The easiest way to build a game is with 2-D drawing, where you paint flat images and text onto the screen. When we talk about 2-D game programming versus 3-D game programming, we're really talking about the set of APIs used to program the drawing code. A 2-D API is typically much simpler than a 3-D API, which entails a scene graph, lighting sources, camera positions, textures, shaders, and more!

When you build a 2-D XNA game, rendering images (that is, AKA textures) to the screen is the primary way of giving visual feedback to the user. XNA gives you a lot of ways to manipulate these images, by giving you control over the following:

  • The position on the screen
  • The size of the image
  • The angle of the image (to point it at something else)
  • Color tinting, to allow for some variation on the same reusable image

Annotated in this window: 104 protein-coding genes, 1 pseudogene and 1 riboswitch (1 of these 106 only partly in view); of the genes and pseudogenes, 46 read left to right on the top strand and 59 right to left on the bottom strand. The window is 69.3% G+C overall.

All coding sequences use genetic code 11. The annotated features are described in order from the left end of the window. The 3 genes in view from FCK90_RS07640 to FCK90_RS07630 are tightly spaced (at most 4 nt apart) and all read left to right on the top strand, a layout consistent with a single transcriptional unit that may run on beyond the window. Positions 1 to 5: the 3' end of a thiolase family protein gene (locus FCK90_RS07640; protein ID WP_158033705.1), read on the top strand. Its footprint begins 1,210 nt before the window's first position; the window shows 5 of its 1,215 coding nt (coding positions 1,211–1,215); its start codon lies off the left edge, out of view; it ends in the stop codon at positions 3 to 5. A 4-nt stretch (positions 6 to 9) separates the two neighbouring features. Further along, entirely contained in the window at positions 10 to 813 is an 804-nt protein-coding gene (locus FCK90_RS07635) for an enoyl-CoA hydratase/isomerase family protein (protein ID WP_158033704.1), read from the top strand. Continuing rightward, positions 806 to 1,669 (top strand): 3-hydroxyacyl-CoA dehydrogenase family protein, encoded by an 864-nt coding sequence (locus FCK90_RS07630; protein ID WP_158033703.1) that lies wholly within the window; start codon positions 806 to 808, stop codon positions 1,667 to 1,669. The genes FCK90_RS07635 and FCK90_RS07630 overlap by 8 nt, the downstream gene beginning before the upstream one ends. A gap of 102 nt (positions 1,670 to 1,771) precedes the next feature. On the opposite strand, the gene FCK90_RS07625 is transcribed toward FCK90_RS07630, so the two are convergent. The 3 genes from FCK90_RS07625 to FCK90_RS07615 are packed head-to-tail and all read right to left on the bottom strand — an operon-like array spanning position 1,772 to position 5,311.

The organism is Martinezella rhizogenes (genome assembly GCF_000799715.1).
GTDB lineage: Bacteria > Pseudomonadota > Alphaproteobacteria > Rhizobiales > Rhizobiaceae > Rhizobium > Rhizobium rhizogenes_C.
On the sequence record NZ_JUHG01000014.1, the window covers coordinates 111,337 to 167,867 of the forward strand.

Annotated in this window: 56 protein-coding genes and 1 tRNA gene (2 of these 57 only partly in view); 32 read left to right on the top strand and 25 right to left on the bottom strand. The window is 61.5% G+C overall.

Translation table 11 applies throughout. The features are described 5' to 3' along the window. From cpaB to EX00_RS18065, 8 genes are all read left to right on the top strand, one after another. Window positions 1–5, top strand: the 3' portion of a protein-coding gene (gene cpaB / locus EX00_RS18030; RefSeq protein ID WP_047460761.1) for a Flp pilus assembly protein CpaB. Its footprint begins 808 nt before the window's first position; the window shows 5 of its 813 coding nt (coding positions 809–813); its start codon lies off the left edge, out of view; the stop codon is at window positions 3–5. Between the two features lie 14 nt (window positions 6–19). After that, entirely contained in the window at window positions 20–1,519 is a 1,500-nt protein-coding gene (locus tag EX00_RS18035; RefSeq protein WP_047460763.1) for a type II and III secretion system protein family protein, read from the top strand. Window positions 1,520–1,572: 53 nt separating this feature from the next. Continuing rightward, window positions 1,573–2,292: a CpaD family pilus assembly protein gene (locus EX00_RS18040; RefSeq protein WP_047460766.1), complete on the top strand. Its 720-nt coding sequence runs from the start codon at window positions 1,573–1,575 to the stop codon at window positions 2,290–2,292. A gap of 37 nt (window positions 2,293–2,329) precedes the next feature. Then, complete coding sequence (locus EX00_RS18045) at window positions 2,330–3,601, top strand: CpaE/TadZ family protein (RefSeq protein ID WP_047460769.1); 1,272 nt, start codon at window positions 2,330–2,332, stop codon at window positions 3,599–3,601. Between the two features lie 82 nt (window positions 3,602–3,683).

• Drawing order, so that backgrounds can be behind game objects and so on, giving the impression that something's in front of something else
  • Transparency of images that are on top of other images

You use two classes when doing 2-D drawing on XNA. You use ContentManager to load images into memory, and you use SpriteBatch class to paint these images to the screen.

image COMMON MISTAKES With XNA, you have to provide all your images ahead of time; there's no easy way to compose images together at runtime. Silverlight lets you put things together using rectangles, paths, ...

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